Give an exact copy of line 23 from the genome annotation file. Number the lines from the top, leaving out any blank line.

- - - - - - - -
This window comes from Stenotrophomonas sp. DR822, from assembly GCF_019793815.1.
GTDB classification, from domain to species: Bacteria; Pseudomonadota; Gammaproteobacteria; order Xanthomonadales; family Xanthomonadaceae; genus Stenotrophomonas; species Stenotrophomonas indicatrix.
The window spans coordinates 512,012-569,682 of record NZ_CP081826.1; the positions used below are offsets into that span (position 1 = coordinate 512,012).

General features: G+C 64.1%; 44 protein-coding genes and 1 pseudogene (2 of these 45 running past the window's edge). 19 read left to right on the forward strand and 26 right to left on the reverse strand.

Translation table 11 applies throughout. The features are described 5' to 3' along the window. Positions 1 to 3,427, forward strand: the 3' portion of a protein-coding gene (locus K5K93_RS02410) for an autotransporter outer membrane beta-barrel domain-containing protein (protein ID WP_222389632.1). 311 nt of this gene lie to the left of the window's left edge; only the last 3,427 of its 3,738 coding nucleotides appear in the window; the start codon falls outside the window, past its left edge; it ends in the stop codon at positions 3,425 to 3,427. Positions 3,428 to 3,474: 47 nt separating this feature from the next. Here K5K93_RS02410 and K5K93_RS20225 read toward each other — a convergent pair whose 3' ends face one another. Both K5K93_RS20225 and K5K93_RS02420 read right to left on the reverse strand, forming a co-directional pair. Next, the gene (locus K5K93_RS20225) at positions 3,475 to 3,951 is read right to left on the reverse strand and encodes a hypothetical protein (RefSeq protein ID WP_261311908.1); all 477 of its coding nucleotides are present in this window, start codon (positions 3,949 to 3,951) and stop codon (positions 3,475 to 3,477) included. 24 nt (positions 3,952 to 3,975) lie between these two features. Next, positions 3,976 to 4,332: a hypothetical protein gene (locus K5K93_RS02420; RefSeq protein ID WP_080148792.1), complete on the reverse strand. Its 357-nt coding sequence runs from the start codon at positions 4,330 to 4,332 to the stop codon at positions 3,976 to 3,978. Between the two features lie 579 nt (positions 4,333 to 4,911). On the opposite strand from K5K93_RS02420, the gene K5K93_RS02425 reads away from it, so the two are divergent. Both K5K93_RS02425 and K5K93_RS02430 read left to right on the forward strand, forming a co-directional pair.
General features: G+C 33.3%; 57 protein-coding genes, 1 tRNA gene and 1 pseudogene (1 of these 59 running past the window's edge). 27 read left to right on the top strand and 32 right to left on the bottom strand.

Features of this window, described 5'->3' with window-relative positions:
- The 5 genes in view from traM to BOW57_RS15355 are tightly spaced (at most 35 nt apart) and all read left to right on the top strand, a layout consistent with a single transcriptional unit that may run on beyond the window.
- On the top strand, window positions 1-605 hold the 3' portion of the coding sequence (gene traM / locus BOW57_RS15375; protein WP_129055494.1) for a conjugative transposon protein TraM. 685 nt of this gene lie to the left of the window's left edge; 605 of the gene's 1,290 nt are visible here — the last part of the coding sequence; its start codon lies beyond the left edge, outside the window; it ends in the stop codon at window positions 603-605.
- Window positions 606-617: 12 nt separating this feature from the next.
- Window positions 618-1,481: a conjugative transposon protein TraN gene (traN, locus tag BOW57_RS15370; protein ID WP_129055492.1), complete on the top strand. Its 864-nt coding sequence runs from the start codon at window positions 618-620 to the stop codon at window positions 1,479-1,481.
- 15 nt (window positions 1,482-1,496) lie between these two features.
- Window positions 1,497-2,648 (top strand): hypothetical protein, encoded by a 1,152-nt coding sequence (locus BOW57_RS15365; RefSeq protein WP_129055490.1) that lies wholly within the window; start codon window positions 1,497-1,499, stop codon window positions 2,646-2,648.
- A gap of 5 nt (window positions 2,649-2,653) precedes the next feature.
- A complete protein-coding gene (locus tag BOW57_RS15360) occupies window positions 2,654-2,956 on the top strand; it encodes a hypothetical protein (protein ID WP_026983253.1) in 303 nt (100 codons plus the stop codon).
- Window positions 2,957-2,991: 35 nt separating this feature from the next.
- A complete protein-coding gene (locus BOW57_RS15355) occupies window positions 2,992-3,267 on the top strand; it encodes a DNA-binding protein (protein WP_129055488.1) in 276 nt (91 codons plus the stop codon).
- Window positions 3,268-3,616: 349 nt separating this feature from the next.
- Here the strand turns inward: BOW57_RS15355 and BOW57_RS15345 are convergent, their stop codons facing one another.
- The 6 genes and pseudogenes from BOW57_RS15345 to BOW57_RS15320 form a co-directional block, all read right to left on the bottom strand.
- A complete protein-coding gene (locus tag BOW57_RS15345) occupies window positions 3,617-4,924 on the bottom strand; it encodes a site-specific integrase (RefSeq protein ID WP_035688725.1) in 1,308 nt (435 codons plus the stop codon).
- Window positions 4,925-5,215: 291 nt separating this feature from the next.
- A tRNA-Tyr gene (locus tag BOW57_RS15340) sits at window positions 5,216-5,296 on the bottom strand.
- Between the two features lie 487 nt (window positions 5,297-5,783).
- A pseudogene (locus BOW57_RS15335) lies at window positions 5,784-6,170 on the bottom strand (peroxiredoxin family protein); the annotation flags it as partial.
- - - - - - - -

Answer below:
- A tRNA-Tyr gene (locus tag BOW57_RS15340) sits at window positions 5,216-5,296 on the bottom strand.